Since Sydney holds so much of his tension at the base of his neck, he really can't shorten his neck, nor draw it in and up. To release the tension, JL has had me stretching Sydney's neck from the saddle like you would do in carrot stretches.
We've done this on the ground a million times, and he can easily touch his sides with his nose, but with me on his back, there is a level of tension that he just doesn't feel while he's naked and looking at a carrot.
Once I felt that Sydney was comfortable with the stretching at the walk, we moved on to the same stretch, but at the trot. By the fourth day, Sydney was offering a stretch with the first pull, not to my knee, but at least he was giving immediately.
After we went through the stretches, I tried another exercise that I saw in Dressage Today. The exercise was designed to help horses with too much uncontrolled power. As I read through the article, I kept thinking, uh … yep, that's my horse. In Sydney's case, the too much power comes when we transition from trot to canter; he's completely balls to the wall.
It goes like this: do about a million walk to trot transitions (yeah … got that), but as you transition from the trot to walk, leg yield into the walk as you ask for the downward transition. This helps put the horse on the outside rein so that you can ask for a quieter transition. Sydney LOVED the exercise. We've been doing lots of tiny trots that end in a leg yield to walk. This sends his inside hind leg deeper while also asking for some inside bend, which is what we really need to the left.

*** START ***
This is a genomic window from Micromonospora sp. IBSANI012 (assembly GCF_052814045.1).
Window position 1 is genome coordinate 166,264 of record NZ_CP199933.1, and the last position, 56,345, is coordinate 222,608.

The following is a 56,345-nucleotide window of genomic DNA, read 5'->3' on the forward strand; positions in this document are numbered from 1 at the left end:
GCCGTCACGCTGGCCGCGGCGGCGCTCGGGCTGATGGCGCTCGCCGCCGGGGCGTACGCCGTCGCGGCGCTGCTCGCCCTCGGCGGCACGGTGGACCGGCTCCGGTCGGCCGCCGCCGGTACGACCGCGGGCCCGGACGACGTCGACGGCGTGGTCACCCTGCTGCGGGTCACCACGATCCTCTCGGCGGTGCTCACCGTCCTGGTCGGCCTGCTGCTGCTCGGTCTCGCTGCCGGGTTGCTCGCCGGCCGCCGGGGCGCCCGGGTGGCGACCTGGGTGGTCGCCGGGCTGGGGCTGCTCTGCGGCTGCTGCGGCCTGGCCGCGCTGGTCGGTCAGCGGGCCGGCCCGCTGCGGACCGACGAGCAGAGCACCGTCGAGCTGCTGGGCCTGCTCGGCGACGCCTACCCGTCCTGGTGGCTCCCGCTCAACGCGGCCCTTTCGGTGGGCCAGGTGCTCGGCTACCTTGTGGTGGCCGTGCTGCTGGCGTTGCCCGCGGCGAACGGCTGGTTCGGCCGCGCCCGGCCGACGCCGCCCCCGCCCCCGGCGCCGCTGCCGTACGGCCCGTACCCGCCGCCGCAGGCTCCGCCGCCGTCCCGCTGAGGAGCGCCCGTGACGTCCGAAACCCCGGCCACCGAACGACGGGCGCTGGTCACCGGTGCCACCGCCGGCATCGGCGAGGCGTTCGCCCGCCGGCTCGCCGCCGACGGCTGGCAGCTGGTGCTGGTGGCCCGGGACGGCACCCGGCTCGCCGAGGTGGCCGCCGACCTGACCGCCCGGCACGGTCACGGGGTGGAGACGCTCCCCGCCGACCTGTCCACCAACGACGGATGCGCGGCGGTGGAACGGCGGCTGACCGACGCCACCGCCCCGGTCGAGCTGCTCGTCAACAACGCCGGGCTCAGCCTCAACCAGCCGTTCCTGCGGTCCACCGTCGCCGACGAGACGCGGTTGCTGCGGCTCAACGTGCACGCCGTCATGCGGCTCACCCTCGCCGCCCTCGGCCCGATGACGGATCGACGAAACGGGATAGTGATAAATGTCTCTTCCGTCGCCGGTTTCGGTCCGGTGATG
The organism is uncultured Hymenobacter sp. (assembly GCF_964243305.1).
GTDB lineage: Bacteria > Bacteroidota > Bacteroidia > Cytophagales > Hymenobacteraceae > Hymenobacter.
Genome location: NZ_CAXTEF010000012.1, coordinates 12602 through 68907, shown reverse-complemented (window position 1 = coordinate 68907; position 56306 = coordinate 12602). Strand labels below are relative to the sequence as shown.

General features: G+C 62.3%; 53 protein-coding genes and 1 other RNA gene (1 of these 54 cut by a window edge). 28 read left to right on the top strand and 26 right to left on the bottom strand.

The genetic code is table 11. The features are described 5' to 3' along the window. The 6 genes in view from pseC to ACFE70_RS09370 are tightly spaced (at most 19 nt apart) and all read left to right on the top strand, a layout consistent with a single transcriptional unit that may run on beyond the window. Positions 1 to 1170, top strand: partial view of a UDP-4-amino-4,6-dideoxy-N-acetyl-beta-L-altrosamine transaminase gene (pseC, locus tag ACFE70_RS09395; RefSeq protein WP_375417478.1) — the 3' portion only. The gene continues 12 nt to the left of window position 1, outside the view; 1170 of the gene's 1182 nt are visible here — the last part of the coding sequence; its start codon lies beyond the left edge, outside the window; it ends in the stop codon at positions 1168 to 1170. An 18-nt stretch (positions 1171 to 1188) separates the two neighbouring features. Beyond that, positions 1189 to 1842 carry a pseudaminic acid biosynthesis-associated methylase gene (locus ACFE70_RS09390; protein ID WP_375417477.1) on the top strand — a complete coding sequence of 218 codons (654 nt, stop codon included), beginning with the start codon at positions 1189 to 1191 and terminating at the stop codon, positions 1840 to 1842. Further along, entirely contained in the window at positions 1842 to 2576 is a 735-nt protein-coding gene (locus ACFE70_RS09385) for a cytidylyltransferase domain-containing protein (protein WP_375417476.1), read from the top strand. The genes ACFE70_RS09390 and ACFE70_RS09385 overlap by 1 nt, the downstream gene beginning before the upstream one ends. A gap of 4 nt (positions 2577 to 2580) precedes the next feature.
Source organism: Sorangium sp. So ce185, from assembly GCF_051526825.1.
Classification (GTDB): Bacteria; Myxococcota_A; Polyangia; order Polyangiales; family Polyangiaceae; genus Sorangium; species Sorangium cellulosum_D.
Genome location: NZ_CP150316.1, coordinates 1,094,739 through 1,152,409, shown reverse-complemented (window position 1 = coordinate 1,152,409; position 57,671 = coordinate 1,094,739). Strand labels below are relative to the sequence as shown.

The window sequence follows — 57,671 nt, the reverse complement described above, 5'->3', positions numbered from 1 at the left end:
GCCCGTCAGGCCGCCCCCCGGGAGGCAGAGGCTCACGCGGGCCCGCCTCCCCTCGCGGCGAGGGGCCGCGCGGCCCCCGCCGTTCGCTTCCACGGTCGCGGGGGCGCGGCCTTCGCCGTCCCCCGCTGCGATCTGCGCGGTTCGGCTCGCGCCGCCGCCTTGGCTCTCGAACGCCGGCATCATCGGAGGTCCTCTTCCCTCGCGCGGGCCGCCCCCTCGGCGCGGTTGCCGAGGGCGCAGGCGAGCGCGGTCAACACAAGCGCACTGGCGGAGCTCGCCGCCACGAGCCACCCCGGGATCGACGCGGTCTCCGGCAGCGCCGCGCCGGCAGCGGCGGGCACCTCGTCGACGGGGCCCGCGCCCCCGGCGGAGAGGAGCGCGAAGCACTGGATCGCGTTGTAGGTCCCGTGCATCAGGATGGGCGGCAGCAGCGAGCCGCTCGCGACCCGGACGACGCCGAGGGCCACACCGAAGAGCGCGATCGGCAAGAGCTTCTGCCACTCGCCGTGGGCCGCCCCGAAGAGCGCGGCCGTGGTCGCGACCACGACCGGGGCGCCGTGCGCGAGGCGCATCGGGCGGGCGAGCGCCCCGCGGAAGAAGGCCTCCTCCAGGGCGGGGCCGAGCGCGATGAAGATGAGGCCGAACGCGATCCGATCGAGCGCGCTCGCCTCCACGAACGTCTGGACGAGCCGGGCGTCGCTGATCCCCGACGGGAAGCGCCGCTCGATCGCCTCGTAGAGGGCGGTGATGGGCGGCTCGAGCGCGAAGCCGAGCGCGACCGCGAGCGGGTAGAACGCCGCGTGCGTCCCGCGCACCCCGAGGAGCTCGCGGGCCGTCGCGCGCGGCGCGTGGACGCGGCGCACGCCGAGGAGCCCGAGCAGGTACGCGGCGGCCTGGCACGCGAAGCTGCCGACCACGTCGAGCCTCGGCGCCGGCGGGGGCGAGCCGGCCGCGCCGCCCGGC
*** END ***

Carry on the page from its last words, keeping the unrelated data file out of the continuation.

So when I combine the carrot stretches while mounted with the leg yield into the walk exercise, I am finding that Sydney is freer through his neck and back. When I ask for the canter departures, they have been quieter, and he's slightly more uphill in his balance. When I feel him stiffen his neck, I can now rock the rein and get some release from him, which allows me to shorten his frame a bit. With a shorter fame, I can also add more leg to get him to take off more like an airplane rather than a wheelbarrow nosing into the dirt.
I finally feel as though we are matched in our ability. For so long I felt out-horsed. Not any more!